It seems 50 million is the magic number for popular mobile apps these days. Instagram reached the 50 million download mark just hours after Angry Birds Space surpassed the same milestone. Google Play has certainly helped Instagram soar in new sign-ups, hitting the 10 million mark over the weekend.
Mark Zuckerberg’s billion-dollar bet on Instagram just might pay off after all. The Facebook founder has uncovered another creative way to take over at least one aspect of the mobile landscape, as the social network’s IPO draws near and rumors of a Facebook-branded phone resurface.
Quantity over quality: Android taps more consumers
Mobile is certainly the key to consumers’ hearts, as Android-powered Samsung devices surpassed Apple iPhone shipments in the first quarter of 2012, according to a report out today from Juniper Research. That’s 46.9 million smartphones shipped by Samsung, compared to 35.1 million iPhone devices. Where Apple’s still winning, however, is in the revenue department. Apple’s mobile revenue, including the iPad, reached $29.3 billion, while Samsung’s entire lineup of mobile products were just over half that amount at $17 billion.
The margins for Android devices are typically lower than Apple’s, and it’s a compromise Android OEMs seem willing to take in order to appeal to the masses. As lines are drawn deeper in the sand, we see more distinction from each major OS including Android, iOS and Microsoft around price and accessibility. With the upcoming arrival of Windows 8, Microsoft’s revamping its mobile strategy for cross-device support. These plans were reiterated with their $300 million investment in Barnes & Noble’s digital division, and given their existing partnership and investment in Facebook, Microsoft is likely to be part of the social network’s mobile story as well.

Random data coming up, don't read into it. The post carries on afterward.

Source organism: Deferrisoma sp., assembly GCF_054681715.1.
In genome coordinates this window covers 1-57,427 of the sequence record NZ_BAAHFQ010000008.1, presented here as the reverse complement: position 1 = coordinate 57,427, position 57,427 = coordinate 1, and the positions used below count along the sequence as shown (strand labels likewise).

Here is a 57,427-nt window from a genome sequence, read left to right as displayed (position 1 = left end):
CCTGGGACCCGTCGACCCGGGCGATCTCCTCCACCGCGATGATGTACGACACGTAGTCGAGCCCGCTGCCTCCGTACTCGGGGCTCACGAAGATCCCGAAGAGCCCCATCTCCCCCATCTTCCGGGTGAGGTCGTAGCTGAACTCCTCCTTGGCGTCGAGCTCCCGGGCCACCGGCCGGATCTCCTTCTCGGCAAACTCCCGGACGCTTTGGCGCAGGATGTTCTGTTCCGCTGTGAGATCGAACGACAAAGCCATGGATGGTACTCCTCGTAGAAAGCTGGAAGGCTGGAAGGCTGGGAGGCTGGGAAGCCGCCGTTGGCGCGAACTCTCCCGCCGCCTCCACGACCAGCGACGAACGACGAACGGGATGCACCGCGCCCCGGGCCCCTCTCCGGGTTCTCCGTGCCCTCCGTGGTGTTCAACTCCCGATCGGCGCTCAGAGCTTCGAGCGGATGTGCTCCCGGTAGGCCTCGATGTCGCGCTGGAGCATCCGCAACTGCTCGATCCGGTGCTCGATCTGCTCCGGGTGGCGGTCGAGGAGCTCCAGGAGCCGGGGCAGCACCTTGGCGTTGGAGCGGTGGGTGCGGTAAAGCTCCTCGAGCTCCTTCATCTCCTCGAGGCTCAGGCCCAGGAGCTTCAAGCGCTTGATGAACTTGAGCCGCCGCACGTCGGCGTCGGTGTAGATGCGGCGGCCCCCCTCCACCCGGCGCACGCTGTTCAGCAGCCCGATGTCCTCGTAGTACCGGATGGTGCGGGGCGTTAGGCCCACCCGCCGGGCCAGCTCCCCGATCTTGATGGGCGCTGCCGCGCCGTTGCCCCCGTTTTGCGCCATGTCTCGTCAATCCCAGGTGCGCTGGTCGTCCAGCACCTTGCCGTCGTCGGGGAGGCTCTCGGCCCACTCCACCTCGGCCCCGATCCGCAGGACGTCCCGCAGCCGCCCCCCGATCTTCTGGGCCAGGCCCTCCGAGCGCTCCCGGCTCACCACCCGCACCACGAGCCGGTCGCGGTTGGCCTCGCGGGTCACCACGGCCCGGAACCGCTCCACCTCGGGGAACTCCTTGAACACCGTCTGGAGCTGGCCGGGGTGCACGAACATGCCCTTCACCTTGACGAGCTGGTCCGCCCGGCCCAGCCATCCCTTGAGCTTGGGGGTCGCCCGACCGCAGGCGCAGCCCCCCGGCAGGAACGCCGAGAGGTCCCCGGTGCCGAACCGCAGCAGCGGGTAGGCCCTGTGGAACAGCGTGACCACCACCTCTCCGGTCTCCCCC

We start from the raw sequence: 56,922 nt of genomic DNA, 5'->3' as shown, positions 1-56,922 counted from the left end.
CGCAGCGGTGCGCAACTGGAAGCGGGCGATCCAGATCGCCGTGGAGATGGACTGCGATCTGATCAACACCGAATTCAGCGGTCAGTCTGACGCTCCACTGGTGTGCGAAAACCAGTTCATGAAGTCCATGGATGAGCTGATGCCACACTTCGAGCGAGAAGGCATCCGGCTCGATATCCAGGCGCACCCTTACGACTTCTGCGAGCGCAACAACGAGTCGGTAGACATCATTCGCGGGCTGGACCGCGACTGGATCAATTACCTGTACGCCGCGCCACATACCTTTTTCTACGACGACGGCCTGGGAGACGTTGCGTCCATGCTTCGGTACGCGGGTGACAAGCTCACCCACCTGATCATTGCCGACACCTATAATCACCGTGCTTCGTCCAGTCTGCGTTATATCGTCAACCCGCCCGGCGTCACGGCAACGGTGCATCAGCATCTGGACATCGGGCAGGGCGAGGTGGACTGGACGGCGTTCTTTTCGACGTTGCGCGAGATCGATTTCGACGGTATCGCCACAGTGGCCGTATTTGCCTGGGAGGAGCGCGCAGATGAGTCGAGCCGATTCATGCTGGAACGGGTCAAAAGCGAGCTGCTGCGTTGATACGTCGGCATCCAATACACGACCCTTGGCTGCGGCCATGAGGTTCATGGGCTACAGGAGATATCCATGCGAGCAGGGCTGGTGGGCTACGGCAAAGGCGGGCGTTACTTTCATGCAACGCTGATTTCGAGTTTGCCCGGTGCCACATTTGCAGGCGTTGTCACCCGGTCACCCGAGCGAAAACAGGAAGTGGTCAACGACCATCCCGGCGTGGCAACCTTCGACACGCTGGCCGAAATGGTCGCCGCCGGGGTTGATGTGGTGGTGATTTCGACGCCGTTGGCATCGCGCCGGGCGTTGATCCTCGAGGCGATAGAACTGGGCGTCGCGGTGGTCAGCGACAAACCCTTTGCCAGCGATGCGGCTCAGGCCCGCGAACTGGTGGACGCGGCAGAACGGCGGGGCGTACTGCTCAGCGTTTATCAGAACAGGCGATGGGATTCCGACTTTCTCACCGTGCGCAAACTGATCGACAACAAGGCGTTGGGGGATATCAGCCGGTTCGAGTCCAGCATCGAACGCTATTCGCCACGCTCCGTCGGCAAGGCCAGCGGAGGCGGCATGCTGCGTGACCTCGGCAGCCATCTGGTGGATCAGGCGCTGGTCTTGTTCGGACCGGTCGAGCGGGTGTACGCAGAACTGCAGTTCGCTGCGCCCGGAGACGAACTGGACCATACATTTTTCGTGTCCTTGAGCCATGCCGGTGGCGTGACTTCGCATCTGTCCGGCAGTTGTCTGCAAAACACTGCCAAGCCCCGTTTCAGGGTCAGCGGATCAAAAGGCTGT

Where does Android fit into battling ecosystems?
For Android, it’s Amazon’s power play with a retail outlet made accessible through the Kindle Fire that’s proven Apple’s most likely contender. Amazon’s ecosystem has become so influential that some wonder if a smartphone would play well in their future, expanding the Kindle’s success and extending access to its e-commerce offerings. This would be another low-profit margin tactic, according to analysts, and would fit nicely with Amazon’s integrated storefront features.
From Samsung to Apple, Facebook to Amazon, the smartphone market continues to present itself as an alluring opportunity to reach the consumer. As the largest open mobile platform in the market, Android is in a unique position to help or hinder its rivals and partners alike.